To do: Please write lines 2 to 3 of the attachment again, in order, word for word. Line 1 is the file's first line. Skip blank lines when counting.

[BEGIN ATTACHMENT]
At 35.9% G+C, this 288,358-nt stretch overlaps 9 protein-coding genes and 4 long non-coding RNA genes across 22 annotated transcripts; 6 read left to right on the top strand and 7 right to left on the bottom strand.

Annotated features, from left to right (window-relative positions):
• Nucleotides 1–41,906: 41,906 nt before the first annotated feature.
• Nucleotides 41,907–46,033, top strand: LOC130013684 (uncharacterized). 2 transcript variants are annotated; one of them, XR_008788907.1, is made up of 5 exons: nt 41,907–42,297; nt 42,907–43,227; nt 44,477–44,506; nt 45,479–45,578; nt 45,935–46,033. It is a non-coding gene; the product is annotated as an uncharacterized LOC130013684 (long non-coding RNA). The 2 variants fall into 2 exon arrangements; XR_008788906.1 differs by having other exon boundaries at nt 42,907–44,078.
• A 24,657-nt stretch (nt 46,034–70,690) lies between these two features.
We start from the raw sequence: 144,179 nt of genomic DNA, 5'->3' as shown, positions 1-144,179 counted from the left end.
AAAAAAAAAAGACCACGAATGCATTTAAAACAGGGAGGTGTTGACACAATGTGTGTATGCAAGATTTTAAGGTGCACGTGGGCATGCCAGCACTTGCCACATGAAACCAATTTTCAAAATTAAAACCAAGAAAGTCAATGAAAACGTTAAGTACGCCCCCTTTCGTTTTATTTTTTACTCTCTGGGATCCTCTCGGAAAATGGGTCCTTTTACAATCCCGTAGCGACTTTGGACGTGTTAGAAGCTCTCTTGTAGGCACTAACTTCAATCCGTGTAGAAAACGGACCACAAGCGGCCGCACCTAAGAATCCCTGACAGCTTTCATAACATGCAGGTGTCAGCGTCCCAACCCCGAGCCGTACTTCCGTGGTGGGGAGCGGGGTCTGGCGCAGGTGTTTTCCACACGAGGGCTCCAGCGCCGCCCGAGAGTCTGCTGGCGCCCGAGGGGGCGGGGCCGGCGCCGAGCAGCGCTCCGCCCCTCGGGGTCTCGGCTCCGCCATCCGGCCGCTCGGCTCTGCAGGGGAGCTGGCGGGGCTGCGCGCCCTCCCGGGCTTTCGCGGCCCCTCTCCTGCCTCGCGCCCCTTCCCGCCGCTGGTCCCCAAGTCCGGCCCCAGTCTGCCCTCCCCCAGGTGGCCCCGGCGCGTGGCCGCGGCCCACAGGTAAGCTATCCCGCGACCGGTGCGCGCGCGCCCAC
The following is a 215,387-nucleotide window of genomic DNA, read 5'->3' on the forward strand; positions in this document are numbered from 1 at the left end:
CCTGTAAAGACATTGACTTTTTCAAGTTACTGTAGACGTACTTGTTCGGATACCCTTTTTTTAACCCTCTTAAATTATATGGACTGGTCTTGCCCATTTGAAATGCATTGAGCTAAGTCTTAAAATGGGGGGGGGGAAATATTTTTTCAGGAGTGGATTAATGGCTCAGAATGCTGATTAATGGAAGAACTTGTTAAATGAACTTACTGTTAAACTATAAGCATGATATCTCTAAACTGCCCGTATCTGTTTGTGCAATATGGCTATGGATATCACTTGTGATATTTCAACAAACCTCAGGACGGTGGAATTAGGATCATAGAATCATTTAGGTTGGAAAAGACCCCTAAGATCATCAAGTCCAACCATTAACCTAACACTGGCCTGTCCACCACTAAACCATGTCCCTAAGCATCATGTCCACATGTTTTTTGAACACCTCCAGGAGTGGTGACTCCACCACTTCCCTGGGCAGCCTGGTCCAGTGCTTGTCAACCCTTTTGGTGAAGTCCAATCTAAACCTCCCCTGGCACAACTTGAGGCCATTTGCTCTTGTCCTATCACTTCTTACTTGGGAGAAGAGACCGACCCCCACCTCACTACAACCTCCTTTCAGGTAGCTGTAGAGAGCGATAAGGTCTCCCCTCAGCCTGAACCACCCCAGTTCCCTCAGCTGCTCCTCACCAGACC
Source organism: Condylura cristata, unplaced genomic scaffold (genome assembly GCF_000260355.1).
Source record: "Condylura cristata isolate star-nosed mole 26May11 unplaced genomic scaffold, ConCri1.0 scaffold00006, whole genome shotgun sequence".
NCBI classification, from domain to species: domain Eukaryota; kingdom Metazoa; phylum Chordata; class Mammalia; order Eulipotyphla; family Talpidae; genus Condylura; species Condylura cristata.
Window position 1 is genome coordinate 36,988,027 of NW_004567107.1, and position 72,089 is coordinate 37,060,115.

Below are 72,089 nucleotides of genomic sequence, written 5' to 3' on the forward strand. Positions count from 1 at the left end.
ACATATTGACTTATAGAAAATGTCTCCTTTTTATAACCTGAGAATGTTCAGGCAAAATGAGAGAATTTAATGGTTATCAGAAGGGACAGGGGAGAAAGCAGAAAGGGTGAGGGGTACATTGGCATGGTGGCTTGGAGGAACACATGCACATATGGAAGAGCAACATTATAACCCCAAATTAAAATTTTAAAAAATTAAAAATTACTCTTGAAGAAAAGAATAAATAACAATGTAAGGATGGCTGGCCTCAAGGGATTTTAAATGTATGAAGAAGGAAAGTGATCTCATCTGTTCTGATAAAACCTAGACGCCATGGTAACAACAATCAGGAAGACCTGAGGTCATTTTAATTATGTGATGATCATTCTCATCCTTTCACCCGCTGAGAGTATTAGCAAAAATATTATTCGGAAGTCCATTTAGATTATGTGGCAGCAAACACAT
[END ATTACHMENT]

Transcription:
Annotated features, from left to right (window-relative positions):
• Nucleotides 1–41,906: 41,906 nt before the first annotated feature.